Well, most of the snow has melted away, the rain came and went, birds are chirping, flowers a ‘blooming — aw, yes, bike season has arrived in Tahoe again; time to tune up those wheels and hit the dirt.
The good guys and gals with the Incline Bike Project have been hard at work for several years raising funds and brewing up a world-class bike park to add to the list of places to play this summer — and the years to come. What was once but a dream is now a reality for all to enjoy.
The jump lines are pristine, the transitions are smooth and possibilities are endless.
The project started in 2014 when a group of Tahoe locals came together with the common ethos of building a place for cycling enthusiasts of all ages and skill levels to ride. In the following years, knowing that their vision would require a great deal of time, effort and working capital to bring to fruition, the group, which became the Incline Bike Project, solidified partnerships within the community, raised funds and formulated a design to set their idea into motion. Incline Village General Improvement District (IVGID) approved the design and in 2016 allocated $50,000 for construction of the project. The park was completed in fall 2017 and opened for a brief time before winter set in.
“Everyone was on board from the get go,” he said. “We’re so thankful to IVGID, the Incline Tahoe Foundation, Sierra Trail Works and Action Sports Construction who built the park for us, Robert and Robin Holman, whose large donation made it all possible. It’s felt like we’ve had the support of the entire community from the start.”
Adjacent to the Incline Village Disc Golf Course, the Robert and Robin Holman Family Bike Park —named for major donors to the project — is open for business, ready to ride. The jump lines are pristine, the transitions are smooth and possibilities are endless.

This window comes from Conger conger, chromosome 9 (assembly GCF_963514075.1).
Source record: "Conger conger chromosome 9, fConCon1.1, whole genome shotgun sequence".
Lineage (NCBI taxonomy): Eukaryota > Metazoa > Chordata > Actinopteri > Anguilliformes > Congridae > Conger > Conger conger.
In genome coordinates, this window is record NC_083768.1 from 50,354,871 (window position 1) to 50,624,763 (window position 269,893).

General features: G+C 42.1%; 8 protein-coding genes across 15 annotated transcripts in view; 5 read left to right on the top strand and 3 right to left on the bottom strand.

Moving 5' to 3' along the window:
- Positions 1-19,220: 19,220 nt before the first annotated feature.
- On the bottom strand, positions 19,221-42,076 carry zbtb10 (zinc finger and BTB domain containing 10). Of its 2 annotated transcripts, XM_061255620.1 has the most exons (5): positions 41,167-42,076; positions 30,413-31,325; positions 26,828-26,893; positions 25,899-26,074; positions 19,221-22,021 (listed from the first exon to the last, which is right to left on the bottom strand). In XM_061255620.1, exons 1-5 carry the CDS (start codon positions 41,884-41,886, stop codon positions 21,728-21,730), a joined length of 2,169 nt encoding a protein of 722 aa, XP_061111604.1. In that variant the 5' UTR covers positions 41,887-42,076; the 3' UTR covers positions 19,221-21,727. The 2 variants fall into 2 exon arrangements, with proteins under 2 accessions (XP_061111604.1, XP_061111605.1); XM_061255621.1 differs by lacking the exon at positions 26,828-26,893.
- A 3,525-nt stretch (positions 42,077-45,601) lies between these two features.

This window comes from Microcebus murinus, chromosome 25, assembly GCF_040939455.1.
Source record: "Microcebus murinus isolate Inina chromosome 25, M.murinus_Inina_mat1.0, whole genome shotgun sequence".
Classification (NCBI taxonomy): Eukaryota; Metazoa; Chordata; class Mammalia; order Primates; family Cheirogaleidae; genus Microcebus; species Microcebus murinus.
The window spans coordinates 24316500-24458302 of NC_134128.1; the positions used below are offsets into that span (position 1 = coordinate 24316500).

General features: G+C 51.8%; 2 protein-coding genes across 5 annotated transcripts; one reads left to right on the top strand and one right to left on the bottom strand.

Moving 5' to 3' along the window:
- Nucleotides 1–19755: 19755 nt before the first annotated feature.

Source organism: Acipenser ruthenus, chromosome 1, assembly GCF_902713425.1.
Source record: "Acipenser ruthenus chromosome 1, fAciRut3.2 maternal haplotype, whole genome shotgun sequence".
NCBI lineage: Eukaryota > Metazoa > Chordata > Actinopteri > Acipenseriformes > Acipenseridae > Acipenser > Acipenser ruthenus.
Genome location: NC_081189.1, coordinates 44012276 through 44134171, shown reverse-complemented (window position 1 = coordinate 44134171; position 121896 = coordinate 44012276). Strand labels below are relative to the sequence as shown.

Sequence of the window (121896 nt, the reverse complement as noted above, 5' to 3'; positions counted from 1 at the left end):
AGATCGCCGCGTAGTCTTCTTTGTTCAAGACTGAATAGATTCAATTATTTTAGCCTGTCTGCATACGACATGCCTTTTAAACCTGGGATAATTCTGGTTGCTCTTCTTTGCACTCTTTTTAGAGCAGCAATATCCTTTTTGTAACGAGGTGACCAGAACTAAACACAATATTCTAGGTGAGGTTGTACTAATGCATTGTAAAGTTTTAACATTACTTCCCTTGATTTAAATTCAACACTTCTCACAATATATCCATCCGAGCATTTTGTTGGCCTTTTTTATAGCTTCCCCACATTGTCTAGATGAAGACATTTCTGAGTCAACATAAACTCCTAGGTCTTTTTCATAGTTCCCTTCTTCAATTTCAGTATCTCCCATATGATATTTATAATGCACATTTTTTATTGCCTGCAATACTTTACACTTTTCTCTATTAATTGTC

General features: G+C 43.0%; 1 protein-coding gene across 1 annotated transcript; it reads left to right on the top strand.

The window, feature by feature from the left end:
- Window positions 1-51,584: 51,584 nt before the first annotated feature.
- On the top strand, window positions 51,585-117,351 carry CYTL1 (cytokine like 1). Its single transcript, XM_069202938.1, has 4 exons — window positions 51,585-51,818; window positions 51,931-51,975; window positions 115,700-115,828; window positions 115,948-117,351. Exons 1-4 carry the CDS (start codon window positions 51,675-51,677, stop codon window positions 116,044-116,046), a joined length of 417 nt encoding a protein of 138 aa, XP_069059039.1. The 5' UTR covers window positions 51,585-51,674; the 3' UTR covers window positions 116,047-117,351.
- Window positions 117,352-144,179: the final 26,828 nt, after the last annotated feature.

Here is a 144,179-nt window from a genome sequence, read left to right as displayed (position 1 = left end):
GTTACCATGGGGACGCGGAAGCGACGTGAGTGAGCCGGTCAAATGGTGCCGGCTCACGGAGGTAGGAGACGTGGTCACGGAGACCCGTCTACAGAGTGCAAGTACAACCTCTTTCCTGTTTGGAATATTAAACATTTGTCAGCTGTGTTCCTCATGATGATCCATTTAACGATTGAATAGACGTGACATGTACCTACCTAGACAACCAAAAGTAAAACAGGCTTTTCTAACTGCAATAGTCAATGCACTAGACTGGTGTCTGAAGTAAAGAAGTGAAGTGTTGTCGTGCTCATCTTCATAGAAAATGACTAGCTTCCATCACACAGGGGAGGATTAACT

After a few laps around the park, it’s evident that careful planning and professional execution went into the design. From the aesthetic setting next to the creek, to the fluidity of the layout from top to bottom, the craftsmanship is commendable; even the largest features are forgiving in nature. It’s a unique design; heavy enough to keep the experts entertained yet accommodating for youngsters and recreational riders.
“We wanted to create a place that would be manageable for even the youngest of bikers, a place that caters to every kind of rider,” said Aaron “Elko” James, one of the parks founders.
This place does just that. There’s harmony in watching someone 10 feet above the lip upside down with no hands on the bars just a few steps away from a gang of kids flying around a small pump track, having just as much (if not more) fun.
The grounds are open from dusk ‘til dawn, as conditions permit. Be aware and respectful of signs indicating closures. It’s important to stay off of the features when the park is closed, for maintenance, the integrity of the dirt and safety.
“Right now, the majority of our time and resources are going into the evolution of the park as it stands: water fountains, irrigation, probably a gazebo and barbecue area. In the near future, our plan is to start construction on what will eventually be the staple of the park: the large pump track,” James says.
The park is free to ride for all. It operates mainly on donations and volunteer work. To make a donation or to volunteer, visit inclinetahoe.org. For park conditions, visit Incline Bike Project on Facebook. | inclinebikeproject.org